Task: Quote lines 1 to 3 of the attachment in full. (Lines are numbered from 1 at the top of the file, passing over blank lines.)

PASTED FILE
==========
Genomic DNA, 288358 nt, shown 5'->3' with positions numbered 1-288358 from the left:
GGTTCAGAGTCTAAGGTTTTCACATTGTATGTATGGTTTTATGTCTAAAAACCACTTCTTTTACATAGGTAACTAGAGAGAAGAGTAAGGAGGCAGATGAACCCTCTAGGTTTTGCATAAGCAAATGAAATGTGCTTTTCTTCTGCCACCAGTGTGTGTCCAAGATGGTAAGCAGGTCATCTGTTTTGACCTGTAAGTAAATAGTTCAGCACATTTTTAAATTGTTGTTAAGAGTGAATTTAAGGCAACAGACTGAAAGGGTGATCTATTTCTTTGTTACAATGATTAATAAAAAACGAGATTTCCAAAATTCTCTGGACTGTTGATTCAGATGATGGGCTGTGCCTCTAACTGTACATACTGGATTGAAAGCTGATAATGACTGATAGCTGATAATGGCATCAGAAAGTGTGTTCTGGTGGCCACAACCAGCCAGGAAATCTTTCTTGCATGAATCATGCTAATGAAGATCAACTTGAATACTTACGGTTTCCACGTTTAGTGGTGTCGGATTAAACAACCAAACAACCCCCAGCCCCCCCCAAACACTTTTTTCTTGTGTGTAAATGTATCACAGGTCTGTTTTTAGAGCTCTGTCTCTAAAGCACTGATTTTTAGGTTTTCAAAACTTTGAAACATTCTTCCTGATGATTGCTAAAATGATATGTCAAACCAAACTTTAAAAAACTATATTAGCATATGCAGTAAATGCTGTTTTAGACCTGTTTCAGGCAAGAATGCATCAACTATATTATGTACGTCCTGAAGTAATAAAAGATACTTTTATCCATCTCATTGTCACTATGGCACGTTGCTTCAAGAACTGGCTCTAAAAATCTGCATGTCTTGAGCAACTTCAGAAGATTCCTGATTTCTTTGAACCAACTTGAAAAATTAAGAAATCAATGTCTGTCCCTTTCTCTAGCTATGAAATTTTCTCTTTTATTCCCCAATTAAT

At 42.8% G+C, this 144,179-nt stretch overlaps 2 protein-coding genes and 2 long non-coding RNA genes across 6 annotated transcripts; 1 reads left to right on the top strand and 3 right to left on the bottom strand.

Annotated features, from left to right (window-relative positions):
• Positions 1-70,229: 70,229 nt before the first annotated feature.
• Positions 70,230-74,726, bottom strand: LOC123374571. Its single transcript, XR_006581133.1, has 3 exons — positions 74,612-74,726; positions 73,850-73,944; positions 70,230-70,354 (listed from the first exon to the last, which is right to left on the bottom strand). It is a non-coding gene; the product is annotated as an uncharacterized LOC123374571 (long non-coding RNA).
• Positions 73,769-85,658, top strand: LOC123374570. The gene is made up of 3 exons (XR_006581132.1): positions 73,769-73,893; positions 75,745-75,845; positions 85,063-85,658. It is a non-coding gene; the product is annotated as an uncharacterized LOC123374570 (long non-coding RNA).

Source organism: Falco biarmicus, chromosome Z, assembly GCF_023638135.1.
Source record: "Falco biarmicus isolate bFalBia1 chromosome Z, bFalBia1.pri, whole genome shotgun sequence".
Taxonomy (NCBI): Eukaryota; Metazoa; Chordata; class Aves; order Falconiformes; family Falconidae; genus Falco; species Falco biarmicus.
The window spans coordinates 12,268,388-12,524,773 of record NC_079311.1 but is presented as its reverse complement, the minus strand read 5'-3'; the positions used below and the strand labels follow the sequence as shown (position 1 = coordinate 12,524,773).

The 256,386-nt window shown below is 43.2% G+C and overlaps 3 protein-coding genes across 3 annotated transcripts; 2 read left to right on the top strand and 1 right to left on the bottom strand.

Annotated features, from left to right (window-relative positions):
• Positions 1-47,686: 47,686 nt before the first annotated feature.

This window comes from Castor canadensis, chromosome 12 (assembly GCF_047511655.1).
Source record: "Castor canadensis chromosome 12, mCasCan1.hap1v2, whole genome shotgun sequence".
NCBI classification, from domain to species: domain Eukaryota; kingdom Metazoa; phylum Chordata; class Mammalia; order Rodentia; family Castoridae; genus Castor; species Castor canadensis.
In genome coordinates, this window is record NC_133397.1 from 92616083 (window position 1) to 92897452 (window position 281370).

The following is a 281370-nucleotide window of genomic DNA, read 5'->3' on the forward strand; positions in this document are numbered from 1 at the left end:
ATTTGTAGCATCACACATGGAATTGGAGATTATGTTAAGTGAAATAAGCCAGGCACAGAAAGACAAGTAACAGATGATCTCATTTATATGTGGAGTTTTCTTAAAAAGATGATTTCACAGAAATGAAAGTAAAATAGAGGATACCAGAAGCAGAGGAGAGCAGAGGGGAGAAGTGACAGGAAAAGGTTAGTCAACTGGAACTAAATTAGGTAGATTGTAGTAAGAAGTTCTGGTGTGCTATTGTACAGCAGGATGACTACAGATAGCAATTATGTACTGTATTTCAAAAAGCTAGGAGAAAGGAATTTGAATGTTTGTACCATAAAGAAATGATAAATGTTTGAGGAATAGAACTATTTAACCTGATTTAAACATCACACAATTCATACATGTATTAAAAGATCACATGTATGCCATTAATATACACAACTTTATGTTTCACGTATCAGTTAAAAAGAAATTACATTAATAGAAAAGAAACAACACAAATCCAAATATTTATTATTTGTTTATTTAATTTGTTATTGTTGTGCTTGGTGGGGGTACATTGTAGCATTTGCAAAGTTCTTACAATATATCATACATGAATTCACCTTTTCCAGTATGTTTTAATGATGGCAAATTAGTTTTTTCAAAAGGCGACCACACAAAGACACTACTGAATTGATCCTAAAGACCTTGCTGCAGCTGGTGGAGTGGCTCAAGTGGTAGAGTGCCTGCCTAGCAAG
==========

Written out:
Genomic DNA, 288358 nt, shown 5'->3' with positions numbered 1-288358 from the left:
GGTTCAGAGTCTAAGGTTTTCACATTGTATGTATGGTTTTATGTCTAAAAACCACTTCTTTTACATAGGTAACTAGAGAGAAGAGTAAGGAGGCAGATGAACCCTCTAGGTTTTGCATAAGCAAATGAAATGTGCTTTTCTTCTGCCACCAGTGTGTGTCCAAGATGGTAAGCAGGTCATCTGTTTTGACCTGTAAGTAAATAGTTCAGCACATTTTTAAATTGTTGTTAAGAGTGAATTTAAGGCAACAGACTGAAAGGGTGATCTATTTCTTTGTTACAATGATTAATAAAAAACGAGATTTCCAAAATTCTCTGGACTGTTGATTCAGATGATGGGCTGTGCCTCTAACTGTACATACTGGATTGAAAGCTGATAATGACTGATAGCTGATAATGGCATCAGAAAGTGTGTTCTGGTGGCCACAACCAGCCAGGAAATCTTTCTTGCATGAATCATGCTAATGAAGATCAACTTGAATACTTACGGTTTCCACGTTTAGTGGTGTCGGATTAAACAACCAAACAACCCCCAGCCCCCCCCAAACACTTTTTTCTTGTGTGTAAATGTATCACAGGTCTGTTTTTAGAGCTCTGTCTCTAAAGCACTGATTTTTAGGTTTTCAAAACTTTGAAACATTCTTCCTGATGATTGCTAAAATGATATGTCAAACCAAACTTTAAAAAACTATATTAGCATATGCAGTAAATGCTGTTTTAGACCTGTTTCAGGCAAGAATGCATCAACTATATTATGTACGTCCTGAAGTAATAAAAGATACTTTTATCCATCTCATTGTCACTATGGCACGTTGCTTCAAGAACTGGCTCTAAAAATCTGCATGTCTTGAGCAACTTCAGAAGATTCCTGATTTCTTTGAACCAACTTGAAAAATTAAGAAATCAATGTCTGTCCCTTTCTCTAGCTATGAAATTTTCTCTTTTATTCCCCAATTAAT

At 42.8% G+C, this 144,179-nt stretch overlaps 2 protein-coding genes and 2 long non-coding RNA genes across 6 annotated transcripts; 1 reads left to right on the top strand and 3 right to left on the bottom strand.